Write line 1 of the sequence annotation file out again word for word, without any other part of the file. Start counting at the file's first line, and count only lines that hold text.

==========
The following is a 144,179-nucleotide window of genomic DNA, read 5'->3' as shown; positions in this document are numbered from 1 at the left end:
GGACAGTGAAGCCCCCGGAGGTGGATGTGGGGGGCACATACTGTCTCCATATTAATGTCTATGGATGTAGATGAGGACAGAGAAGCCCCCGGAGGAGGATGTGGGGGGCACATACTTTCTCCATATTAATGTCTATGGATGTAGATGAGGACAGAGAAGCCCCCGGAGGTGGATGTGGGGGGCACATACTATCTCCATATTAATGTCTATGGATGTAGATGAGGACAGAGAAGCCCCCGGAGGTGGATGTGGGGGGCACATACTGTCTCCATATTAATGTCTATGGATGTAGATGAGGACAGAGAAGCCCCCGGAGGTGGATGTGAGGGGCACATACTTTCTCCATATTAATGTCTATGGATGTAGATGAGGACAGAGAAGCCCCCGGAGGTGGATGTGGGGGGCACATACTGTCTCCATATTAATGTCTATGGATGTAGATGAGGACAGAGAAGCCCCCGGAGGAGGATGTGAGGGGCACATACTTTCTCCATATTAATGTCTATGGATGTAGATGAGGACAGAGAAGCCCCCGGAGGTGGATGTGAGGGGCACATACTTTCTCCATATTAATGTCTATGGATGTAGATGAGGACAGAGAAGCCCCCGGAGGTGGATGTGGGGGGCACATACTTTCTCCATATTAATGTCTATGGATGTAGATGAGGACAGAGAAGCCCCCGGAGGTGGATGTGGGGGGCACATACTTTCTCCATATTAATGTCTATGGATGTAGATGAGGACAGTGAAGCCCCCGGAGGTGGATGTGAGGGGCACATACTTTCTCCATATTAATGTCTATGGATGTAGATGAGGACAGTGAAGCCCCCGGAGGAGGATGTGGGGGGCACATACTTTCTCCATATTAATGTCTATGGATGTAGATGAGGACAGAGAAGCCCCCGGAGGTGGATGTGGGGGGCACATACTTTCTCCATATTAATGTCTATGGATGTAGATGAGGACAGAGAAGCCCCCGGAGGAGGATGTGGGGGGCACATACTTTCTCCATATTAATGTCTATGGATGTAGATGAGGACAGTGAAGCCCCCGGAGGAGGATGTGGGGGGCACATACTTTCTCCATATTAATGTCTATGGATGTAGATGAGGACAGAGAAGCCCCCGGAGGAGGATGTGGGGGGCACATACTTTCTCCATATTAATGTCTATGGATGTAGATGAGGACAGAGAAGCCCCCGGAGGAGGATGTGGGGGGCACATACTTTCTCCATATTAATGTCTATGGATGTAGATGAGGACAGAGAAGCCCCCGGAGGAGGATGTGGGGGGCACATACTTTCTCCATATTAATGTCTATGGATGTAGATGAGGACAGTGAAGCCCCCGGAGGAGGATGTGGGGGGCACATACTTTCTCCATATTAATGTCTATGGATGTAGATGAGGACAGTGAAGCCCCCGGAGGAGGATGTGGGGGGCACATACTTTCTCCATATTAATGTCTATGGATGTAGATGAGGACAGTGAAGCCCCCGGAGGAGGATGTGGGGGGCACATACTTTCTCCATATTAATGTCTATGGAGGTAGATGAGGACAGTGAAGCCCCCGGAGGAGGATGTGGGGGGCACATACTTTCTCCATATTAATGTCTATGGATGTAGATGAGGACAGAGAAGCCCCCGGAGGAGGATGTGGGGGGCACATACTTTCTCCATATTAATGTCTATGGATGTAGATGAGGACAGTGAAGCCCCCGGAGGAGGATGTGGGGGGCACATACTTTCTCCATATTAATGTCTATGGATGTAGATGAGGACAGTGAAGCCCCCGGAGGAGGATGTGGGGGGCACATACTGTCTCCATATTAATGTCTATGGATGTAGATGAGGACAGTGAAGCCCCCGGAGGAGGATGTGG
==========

The following is a 144,179-nucleotide window of genomic DNA, read 5'->3' as shown; positions in this document are numbered from 1 at the left end: